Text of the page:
Budweiser's Clydesdales: Inside Anheuser-Busch's Iconic Horse Breeding Operation

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But Soto, who has done this for 33 years, said he develops a relationship with each new Clydesdale foal.

"They are like people," he said. "Once you get to know them and know their size and their facial looks and everything, you know who they are."

Every year, the top 30 mature Clydesdales born at Warm Springs Ranch, groomed at Grant's Farm in St. Louis and trained in Merrimack, N.H., tour the country. In 2012, three hitches of Clydesdales appeared at 120 events representing the Budweiser brand. Soto's son Eric drives one of the hitches.

The Clydesdale connection to the brand traces back to 1933 when August Busch Jr. surprised his father by having the majestic horses parade down a St. Louis street carrying beer to celebrate the end of Prohibition. The company has been breeding them since 1940.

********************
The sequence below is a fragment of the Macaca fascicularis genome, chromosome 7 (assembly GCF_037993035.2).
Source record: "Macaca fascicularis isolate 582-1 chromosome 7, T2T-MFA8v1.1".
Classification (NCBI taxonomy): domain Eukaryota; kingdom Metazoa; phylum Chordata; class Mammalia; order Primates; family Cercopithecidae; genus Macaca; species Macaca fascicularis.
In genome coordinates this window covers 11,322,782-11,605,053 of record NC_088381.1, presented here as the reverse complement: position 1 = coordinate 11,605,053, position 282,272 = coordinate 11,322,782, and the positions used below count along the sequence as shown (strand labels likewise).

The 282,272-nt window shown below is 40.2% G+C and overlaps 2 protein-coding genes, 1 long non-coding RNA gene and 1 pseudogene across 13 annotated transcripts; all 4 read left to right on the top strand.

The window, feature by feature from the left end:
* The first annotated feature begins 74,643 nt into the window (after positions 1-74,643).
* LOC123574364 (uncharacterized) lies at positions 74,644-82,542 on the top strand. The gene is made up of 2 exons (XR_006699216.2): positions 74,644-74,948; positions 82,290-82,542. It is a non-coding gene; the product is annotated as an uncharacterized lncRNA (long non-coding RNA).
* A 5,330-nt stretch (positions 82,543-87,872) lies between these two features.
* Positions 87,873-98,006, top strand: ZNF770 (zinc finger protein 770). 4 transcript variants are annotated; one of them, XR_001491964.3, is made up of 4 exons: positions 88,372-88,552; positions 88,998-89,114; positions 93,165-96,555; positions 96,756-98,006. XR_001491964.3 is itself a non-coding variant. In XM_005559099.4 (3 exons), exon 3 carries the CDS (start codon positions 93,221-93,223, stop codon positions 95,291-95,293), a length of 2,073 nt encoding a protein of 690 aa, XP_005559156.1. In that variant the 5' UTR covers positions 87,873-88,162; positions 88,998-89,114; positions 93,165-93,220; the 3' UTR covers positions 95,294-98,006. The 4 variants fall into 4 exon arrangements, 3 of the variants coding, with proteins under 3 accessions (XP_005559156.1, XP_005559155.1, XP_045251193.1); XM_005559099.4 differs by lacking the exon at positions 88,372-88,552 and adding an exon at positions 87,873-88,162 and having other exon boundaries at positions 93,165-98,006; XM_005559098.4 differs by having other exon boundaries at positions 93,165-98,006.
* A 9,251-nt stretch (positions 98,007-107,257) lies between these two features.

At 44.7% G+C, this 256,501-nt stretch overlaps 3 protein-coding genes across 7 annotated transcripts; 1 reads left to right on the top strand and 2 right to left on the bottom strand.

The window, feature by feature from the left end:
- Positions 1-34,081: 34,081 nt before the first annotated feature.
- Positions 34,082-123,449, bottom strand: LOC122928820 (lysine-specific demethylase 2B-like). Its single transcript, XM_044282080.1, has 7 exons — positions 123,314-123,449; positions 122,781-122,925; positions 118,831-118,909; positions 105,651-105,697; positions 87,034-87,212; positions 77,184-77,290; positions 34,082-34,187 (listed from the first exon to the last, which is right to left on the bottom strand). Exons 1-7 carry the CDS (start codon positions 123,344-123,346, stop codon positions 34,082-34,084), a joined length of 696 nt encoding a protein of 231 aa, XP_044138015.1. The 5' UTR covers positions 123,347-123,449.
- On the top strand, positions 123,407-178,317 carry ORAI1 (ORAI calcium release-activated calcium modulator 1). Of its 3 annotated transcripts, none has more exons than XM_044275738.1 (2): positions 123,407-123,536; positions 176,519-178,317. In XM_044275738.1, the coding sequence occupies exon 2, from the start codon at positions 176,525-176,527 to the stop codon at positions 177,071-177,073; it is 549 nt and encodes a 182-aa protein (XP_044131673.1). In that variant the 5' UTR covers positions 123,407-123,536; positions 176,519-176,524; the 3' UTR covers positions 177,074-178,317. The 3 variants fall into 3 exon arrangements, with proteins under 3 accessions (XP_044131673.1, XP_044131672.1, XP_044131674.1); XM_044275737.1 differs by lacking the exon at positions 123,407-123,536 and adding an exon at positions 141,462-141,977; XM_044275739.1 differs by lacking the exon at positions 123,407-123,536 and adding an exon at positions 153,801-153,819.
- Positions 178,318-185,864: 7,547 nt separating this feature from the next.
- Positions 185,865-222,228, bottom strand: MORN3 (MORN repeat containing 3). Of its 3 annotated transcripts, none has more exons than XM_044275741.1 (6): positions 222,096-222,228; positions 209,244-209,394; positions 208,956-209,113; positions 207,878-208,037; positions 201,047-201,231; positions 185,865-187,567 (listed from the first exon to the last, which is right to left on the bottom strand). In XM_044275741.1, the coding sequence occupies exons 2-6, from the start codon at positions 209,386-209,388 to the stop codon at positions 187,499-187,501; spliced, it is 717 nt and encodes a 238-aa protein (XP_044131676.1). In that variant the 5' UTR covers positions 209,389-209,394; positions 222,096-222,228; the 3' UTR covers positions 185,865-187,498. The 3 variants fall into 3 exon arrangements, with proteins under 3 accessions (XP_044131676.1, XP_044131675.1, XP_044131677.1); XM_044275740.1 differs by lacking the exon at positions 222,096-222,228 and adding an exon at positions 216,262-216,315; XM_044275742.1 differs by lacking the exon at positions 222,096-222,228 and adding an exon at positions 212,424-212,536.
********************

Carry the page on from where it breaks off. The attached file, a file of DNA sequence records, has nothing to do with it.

"People love the Clydesdales and they are a symbol," said Rob McCarthy, the vice president of Budweiser. "They are the symbol of Budweiser, and they are the symbol of the company and, to many people, a symbol of the country. The spirit, the freedom of America is embodied in these majestic Clydesdales, and we are just so lucky to have them be recognized as part of Budweiser."

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